Yeah. There’s a clue. That’s amazing.
But that’s one in a hundred, but, typically, it’s the guys who are like, “Hey, how are you doing? How can we help you?” And that’s what I love about this. The second piece was, you know, I’m a data guy. I love data. So Chris Richter who runs Audantic, which is a company, if you’re a fix-and-flip, or you’re looking for inventory, if you’re a wholesaler, if you’re buy-to-rent, whatever it is, you’re trying to create a book of portfolio, a portfolio of properties. This is a great data company to use. It’s called Audantic. And he was just going through, and just saying, “You know, how we analyze our success is how many leads do we get?”
Which leads are people reaching out to us? Or communicating back to us? And then how many do we convert into contracts, then how many do the close? And then it’s like, “Oh, man. Yeah. You know, I closed 10, 15% of my leads,” like thumping, thumping your chest. And it’s, like, “Damn, I’m awesome.” And then in comes Chris Richter, he’s, like, “Okay, that’s great. Those are just house numbers.” He’s like you got a hundred leads, but how many possible leads were available in your market? Oh, there was a thousand. So of the thousand people that you could have been in front of, you only got in front of 10% of them.
So then it converts that 10 or 15% conversion rate when you actually run it on the availability in the market, you’re less than 1%. So it’s a different way. And the whole point of that was not to kick you between the legs or anything. But it was to say, even if you improved half a percent or 1% on the overall market, that’s a huge number that translates into your house numbers. And how he described it as doing it is they scrape past data, analyze it against your CRM data. And then they find where your holes are.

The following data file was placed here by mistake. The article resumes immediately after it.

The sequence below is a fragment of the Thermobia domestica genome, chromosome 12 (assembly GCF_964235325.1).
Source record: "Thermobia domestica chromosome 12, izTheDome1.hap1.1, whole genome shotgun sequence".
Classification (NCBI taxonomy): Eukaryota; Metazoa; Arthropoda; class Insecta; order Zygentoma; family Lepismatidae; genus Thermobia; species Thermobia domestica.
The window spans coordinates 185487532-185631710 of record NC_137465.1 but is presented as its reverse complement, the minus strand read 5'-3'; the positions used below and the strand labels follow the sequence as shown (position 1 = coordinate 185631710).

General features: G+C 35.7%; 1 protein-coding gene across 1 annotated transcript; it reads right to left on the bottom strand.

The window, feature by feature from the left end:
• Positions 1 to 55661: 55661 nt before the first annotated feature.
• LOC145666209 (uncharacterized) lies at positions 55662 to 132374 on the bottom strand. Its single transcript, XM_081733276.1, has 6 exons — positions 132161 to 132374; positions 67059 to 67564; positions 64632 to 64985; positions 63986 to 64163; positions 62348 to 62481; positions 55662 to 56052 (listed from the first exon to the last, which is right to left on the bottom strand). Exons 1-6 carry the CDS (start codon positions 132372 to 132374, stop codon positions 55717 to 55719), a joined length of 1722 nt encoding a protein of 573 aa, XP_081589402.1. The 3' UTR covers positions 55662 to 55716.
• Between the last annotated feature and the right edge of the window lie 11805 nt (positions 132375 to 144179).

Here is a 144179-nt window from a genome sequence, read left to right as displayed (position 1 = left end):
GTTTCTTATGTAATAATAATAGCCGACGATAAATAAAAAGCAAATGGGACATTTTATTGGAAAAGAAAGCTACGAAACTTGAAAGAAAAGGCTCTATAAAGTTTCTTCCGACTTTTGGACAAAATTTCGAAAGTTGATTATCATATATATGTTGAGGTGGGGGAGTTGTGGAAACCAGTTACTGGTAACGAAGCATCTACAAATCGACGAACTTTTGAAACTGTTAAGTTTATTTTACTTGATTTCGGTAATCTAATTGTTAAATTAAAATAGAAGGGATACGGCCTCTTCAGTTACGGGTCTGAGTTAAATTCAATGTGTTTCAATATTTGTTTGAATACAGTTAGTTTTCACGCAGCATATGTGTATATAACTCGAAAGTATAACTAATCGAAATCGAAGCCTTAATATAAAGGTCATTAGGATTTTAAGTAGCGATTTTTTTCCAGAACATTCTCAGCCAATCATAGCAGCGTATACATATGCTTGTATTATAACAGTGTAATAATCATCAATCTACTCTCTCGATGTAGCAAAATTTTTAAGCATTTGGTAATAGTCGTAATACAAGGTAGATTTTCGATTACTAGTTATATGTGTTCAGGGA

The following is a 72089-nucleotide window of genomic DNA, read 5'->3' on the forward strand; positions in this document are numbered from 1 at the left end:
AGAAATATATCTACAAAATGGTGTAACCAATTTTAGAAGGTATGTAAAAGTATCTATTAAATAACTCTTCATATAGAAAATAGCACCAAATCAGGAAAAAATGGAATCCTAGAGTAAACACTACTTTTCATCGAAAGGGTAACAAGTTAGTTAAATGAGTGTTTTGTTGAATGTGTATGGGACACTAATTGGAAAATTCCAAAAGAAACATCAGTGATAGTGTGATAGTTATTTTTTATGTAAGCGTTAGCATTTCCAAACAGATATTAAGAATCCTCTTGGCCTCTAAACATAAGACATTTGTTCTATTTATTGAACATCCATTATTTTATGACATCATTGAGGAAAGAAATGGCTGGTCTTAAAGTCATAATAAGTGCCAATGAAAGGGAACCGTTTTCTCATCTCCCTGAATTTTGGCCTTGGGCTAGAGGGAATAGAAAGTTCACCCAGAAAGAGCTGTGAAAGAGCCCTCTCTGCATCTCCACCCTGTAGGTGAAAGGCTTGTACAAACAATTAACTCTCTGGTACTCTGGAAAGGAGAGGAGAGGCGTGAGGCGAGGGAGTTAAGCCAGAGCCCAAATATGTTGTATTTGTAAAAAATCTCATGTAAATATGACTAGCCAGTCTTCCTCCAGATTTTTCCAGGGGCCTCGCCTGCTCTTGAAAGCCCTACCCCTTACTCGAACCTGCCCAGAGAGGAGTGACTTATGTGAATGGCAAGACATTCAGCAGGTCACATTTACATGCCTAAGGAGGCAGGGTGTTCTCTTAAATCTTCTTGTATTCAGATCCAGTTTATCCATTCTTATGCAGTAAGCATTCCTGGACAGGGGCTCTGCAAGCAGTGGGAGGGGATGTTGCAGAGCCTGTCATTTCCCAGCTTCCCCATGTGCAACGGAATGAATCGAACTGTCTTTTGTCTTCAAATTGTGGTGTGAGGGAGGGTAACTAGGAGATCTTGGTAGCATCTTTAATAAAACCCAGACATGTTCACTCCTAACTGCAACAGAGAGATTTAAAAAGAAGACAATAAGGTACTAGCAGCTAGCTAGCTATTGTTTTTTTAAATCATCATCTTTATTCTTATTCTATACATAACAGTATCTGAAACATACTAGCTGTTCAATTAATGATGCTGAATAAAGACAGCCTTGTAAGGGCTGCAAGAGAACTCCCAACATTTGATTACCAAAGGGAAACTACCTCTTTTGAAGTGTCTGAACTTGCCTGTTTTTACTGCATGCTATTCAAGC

So what I think is really kind of interesting is the Chris Richter that he’s talking about. I remember when Larry Goins and I first joined this group, Chris Richter was in there, too. And he was a wholesaler at the time.
But to get back on track, it’s just somebody who can walk you through something like that and help you realize, “Oh my God, it is actually bigger than just my business.” And I can make something better by looking at the bigger picture. So we always need those reminders.
And as I was saying, Chris Richter, when he first started in CG, he was a wholesaler. And then he was doing some fix-and-flip stuff. And he was always a data guy in his head. He was always into data. And it was because of being in Collective Genius that he decided to get rid of the investor, the real estate investor side, and got into the data side and was able to really immerse because he looked at the bigger picture. He saw that that was a much bigger world than where he was playing.
I do want to mention because we mentioned in the earlier one about the book “Fooled By Randomness,” and I’m going to preface this with – I haven’t finished it. I intend to finish it on my flight back, but so far it’s a fantastic read. And what I’m hearing here at the CG mastermind just echoes exactly what this book talks about. The book talks about, basically, how things are more like chance, luck, all these things are more random than we think. In fact, it is all completely random and how mild success is like, you can explain that by skill and hard work, but wild success is almost completely explained by just very instant chance. So, the scenario would be like for instance, you take a dentist and no matter where that dentist lives, you know that he has decent insurance.